As detailed in the recent Alex Gibney documentary Zero Days: Nuclear Cyber Sabotage, the Stuxnet worm caused havoc in an Iranian nuclear facility by exploiting unknown – and hence unprotected – weaknesses in the computer control system; so called zero-day weaknesses.

At Imperial ISST we’ve shown that the risk of a cyber-attack like Stuxnet being successful can be reduced by strategically defending the known weaknesses. We can model the relative risks in the system without foreknowledge of potential zero-day weaknesses, and maximise security by focusing defences on higher impact risks.

Worms, birds and insects inspire the robots of the future

A post by Dr Silvia Ardila-Jiménez, Post-doctoral Research Associate, Imperial College London

The development of autonomous systems is one of the technology trends driving the fourth industrial revolution. Autonomous systems in transportation are perhaps the most widely talked about, but beyond this we’re already seeing systems deployed in sectors like environmental monitoring and agriculture.

The range of potential applications is huge: search and rescue, border surveillance, construction, energy, health, sports and recreation, agriculture, and food and water security to name a few. And whilst advances in this area are vast – fueled by machine learning, data science, robotics etc. – no man-made system can perform at the level of living organisms.

The interaction between safety and security

A post by Professor Chris Hankin, Director ISST

Increasing digitization has led to convergence between IT (Information Technology) used in offices and mobile devices, and OT (Operational Technology) that controls devices used in critical infrastructure and industrial control systems. The IoT (Internet of Things) is also rapidly growing, with around 10 billion devices today.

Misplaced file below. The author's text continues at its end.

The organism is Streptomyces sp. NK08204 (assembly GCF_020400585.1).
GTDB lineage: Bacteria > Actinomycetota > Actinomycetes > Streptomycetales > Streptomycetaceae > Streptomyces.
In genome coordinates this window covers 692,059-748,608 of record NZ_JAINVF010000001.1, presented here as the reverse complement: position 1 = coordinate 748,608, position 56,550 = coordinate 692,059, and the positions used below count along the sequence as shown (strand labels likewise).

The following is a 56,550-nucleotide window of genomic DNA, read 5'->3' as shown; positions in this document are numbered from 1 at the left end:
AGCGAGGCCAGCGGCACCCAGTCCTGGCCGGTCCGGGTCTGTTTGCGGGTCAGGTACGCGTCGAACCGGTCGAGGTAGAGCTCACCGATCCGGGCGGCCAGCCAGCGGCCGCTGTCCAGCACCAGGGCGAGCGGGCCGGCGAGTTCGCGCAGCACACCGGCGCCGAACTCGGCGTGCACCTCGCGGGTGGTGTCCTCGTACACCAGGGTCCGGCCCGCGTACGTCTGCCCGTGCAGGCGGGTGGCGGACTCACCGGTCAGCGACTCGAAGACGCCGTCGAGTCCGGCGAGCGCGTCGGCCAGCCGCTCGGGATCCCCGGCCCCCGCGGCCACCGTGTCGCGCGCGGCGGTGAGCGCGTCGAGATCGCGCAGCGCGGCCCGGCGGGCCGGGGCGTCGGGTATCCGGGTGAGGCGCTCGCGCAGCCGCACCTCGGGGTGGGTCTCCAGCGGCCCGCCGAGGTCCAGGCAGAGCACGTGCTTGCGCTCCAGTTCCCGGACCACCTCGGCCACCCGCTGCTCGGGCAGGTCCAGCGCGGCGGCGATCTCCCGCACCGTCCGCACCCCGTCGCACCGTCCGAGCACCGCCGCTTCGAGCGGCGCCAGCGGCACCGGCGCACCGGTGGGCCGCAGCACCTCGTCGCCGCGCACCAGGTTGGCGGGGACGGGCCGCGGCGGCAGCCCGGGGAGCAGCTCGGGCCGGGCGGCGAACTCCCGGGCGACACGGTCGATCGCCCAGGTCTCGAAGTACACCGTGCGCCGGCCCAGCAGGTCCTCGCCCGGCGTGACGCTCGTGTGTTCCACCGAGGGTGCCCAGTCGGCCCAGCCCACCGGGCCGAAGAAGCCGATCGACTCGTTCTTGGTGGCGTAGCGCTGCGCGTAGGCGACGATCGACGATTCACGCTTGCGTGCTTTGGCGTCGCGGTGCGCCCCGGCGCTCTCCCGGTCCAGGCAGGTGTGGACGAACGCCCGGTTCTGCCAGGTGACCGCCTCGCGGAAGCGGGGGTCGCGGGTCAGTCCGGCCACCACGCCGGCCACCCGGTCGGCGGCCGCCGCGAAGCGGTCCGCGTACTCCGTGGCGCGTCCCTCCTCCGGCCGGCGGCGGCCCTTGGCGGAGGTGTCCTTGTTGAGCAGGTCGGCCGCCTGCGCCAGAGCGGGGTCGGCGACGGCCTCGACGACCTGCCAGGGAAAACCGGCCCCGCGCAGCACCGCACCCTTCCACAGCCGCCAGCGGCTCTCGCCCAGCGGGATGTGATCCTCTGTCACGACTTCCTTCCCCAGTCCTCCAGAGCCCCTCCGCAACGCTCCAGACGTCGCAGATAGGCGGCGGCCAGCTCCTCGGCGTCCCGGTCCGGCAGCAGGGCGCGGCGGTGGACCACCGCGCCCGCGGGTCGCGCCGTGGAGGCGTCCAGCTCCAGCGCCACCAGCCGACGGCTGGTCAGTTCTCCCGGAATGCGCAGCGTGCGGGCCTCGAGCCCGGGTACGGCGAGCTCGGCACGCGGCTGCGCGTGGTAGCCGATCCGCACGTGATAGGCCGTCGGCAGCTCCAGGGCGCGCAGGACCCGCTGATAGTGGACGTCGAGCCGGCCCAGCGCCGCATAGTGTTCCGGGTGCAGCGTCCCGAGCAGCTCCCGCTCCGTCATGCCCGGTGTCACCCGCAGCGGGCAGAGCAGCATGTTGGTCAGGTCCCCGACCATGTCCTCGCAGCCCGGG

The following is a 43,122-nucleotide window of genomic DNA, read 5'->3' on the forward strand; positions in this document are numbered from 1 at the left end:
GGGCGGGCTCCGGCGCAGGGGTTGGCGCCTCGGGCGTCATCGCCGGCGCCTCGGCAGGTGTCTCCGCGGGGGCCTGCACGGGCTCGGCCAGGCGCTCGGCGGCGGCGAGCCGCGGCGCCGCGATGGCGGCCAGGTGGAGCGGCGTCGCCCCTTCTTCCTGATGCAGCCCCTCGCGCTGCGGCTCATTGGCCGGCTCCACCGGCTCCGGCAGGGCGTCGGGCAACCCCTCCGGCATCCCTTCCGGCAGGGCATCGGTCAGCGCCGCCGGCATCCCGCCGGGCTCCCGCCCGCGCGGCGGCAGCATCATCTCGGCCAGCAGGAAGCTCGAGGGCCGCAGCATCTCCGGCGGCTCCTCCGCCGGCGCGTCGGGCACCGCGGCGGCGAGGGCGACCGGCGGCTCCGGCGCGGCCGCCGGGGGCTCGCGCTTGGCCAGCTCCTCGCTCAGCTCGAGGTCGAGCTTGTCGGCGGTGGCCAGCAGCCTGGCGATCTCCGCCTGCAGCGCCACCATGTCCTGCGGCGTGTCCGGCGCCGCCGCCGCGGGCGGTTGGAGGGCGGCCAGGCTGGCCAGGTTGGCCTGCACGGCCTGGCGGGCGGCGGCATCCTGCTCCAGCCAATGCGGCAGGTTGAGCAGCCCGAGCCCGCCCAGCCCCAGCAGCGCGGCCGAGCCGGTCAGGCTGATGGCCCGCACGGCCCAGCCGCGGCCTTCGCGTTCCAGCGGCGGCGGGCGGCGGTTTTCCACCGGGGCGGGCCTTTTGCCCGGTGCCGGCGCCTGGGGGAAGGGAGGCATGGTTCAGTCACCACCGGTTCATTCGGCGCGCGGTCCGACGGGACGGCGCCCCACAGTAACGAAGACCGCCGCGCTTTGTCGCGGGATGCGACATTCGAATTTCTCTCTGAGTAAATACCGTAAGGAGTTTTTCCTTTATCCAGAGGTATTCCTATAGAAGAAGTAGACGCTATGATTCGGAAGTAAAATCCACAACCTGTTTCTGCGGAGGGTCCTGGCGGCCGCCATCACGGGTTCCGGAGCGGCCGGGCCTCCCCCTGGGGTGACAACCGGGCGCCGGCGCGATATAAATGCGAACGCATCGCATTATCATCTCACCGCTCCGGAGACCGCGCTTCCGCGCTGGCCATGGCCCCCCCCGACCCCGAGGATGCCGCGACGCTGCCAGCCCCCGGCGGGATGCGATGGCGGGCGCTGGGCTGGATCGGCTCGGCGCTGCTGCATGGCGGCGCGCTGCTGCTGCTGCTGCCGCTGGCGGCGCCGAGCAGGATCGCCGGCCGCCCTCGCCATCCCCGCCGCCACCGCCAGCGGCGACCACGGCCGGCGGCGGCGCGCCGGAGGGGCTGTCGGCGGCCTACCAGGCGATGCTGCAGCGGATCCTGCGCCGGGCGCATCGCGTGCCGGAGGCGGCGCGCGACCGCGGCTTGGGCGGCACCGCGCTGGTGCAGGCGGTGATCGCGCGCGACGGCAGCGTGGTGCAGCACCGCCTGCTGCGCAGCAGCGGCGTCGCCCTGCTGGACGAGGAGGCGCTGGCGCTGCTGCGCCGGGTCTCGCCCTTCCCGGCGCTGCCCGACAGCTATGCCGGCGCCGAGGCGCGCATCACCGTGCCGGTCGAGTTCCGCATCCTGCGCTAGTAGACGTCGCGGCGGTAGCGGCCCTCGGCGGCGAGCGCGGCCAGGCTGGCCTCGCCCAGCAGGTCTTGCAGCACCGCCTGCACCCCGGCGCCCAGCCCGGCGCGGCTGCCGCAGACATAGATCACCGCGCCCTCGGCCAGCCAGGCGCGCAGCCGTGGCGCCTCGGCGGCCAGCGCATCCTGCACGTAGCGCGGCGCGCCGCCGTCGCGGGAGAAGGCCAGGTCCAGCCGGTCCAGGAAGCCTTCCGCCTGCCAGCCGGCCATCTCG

These trends raise concerns about the interaction between safety and security. The reality of the threat has been highlighted in national news coverage, from cyber security vulnerabilities being exploited to compromise vehicle safety, to denial of service attacks launched from consumer devices.

Discussions are sometimes hampered by the lack of clear definitions of the concepts.

The origin of threat assessment

A post by Helen Greenhough, PhD Research Student, Imperial College, Dept of Computing

As an analyst in the defense sector, the adage of threat = capability x intent was widely accepted.   But where did it come from?

In the course of my research I was pleased to come across what appears to be the original source of this equation in J. David Singer’s 1958 paper ‘Threat Perception and Armament-Tension Dilemma’ and was originally:   ‘Threat-Perception = Estimated Capability x Estimated Intent’ [p94, Singer, J. 1958].   This quasi-formula  posits that the perception of a threat can be reduced to zero by either reducing military capability or military intent.  In the context of Springer’s paper the equation was part of a discussion on a Cold-War disarmament strategy  concluding that weapons, rather than being dismantled or re-purposed, should be transferred to the custody of the UN.   Ultimately the Cold-War threat equation was reduced to zero not by removal of estimated capability but through the fall of the Soviet Union – the removal of intent.

Security of Industrial Control Systems

A post by Professor Chris Hankin, Director ISST

Operational Technology (OT), as distinct from Information Technology (IT), refers to the hardware and software that controls an industrial process.  Despite increasing similarities between OT and IT architectures and components there are quite fundamental differences in the make-up of cyber attacks on each.  In To Kill a Centrifuge, an in-depth technical analysis of the Stuxnet attack, Ralph Langner has already identified three distinct layers of a sophisticated cyber-physical attack: the IT, the Industrial Control Systems (ICS) and the physical layers.  The SANS Institute in the U.S. has recently published an anatomy of cyber attacks  on ICS, involving two multi-phase stages: 1) cyber intrusion preparation and execution – what can be thought of as intelligence gathering; and 2) ICS attack development and execution.